Wednesday, June 14, 2006

The Snap Back Email

With email, we’ve almost made it too easy for people to follow-up. In the past through these entries, I’ve mentioned the caution which has to be used—but I’ve got a couple of fresh examples to relate in this area.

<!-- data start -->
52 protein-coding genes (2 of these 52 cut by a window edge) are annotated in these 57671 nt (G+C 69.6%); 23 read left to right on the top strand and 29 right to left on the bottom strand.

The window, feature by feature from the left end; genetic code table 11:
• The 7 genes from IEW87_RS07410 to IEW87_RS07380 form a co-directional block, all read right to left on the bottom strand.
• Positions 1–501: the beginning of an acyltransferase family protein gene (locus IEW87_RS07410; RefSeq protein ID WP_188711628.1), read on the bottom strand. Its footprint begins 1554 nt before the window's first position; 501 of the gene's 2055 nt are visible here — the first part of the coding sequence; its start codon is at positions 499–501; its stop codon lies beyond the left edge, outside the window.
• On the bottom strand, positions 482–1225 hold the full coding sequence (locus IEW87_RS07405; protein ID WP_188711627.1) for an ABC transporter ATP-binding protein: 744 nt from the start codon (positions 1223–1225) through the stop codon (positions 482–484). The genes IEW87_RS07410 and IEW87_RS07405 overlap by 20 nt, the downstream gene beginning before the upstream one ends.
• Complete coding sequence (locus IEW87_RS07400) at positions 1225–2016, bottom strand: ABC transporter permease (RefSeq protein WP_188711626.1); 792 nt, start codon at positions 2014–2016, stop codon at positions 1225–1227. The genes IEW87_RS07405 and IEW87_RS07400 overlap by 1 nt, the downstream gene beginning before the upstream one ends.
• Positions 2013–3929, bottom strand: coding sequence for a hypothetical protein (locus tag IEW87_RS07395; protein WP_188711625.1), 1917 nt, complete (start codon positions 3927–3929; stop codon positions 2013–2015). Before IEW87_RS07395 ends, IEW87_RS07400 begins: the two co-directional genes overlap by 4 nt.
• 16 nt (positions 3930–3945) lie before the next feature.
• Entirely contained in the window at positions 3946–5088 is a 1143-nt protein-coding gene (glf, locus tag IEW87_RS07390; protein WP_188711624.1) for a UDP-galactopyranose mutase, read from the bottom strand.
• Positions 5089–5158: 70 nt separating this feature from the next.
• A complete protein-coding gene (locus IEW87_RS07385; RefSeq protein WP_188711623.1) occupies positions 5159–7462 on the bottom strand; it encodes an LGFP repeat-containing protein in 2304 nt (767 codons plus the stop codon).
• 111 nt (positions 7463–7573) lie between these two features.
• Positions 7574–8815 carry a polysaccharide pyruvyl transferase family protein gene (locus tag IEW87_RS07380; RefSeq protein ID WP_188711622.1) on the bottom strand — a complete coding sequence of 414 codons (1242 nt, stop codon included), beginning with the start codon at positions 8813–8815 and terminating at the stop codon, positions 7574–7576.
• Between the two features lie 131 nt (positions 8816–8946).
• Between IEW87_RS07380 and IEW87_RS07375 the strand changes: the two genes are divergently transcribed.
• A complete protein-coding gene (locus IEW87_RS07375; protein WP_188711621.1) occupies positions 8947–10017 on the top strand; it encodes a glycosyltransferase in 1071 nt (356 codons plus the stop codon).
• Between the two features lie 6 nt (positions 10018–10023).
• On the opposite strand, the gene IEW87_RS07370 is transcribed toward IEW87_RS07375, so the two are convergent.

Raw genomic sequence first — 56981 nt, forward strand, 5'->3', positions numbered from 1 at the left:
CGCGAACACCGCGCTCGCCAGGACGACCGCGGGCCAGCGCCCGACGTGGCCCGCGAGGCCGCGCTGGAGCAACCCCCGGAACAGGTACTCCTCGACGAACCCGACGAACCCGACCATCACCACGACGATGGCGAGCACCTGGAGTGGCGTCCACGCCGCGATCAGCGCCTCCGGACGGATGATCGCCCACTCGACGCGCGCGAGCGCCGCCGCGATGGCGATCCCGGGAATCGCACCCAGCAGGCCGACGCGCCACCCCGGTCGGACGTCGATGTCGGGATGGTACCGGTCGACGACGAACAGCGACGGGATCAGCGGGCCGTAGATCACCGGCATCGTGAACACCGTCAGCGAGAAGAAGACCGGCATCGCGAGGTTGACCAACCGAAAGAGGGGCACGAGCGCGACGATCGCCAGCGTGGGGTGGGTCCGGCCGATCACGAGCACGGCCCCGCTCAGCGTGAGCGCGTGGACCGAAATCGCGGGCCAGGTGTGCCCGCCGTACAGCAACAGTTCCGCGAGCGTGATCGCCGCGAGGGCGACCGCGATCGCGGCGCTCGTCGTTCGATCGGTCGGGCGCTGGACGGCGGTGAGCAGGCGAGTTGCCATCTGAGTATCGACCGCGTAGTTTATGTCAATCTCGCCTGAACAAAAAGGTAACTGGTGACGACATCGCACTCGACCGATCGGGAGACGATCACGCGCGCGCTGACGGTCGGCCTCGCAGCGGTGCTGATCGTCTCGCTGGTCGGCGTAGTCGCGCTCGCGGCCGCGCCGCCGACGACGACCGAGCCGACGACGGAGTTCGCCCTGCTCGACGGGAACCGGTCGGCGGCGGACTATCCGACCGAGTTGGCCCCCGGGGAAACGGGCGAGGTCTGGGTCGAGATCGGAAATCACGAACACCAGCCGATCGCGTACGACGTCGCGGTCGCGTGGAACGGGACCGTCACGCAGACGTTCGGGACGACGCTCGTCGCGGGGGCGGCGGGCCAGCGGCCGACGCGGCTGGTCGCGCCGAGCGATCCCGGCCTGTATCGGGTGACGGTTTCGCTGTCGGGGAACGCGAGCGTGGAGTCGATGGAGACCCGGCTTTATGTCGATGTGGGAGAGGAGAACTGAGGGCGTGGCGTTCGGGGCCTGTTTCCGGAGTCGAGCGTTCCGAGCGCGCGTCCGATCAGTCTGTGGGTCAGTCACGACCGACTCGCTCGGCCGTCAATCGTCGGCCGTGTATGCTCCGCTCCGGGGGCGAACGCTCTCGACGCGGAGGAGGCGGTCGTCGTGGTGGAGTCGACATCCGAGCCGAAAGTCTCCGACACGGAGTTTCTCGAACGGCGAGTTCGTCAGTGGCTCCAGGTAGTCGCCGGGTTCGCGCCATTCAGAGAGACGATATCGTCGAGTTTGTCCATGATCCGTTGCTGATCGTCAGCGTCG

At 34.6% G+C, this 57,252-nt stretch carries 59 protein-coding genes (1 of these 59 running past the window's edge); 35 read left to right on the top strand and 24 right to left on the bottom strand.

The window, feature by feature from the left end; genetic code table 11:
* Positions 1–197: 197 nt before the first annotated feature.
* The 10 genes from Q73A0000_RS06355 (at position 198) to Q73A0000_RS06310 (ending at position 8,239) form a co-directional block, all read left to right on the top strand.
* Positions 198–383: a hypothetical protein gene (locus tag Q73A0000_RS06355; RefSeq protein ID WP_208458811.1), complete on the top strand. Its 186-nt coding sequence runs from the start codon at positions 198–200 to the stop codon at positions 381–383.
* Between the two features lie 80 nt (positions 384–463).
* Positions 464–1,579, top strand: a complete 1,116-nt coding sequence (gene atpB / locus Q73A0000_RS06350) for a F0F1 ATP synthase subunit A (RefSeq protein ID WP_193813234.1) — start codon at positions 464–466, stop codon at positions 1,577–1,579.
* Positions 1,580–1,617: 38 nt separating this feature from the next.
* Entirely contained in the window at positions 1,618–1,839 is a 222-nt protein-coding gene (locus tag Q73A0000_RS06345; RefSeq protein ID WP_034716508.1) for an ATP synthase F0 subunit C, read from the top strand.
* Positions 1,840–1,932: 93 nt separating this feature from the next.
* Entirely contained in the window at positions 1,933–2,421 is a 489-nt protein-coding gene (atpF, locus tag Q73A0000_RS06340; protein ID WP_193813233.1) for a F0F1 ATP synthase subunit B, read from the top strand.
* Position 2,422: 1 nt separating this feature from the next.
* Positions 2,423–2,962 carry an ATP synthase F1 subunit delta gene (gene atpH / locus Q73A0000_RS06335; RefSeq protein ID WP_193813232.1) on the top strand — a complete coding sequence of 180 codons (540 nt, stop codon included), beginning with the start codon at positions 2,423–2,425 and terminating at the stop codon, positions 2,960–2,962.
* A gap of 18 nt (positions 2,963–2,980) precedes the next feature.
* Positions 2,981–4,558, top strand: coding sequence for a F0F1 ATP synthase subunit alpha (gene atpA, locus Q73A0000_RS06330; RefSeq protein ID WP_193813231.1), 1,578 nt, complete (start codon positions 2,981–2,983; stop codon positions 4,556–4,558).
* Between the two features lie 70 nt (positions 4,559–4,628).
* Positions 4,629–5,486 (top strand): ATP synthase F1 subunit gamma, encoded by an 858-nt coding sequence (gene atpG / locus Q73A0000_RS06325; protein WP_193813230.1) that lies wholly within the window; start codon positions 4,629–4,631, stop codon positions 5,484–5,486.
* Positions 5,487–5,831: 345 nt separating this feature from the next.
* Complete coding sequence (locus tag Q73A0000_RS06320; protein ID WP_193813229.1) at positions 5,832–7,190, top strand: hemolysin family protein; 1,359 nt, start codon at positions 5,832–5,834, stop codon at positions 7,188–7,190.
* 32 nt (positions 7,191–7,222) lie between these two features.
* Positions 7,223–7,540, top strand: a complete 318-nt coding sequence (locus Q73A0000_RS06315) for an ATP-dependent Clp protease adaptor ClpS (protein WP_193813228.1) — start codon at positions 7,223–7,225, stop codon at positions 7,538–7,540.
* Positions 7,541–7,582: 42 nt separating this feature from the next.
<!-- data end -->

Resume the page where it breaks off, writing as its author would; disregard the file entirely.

Yesterday I received a follow-up email from an author who attended a writer’s conference. I wasn’t at this particular conference but one of my colleagues attended and recommend the author send her fiction proposal my direction.  I admire the follow-up from this author and her first email was excellent and contained a lot of information.  She neglected to include the length of her manuscript in the proposal and I sent a quick email asking that single question. She responded with the word length and another question. I answered this question and she responded with another question. Ultimately we went five or six rounds of exchanges (I’d have to check my files but it was at least that many times back and forth).  I have yet to see this proposal since it will be coming in a hard copy through the mail but my series of exchanges with this author gives me some pause. If it took five or six emails to answer her questions about submitting a proposal, what will it take if I request revisions to her manuscript before I can take it ahead into the publishing process? What impression will this author make with others in the publishing house? How difficult or easy will she be to work with in future projects? My questions might be completely unfounded in this case yet this author is completely unaware of the type of impression she has made or that the questions have been raised on my part.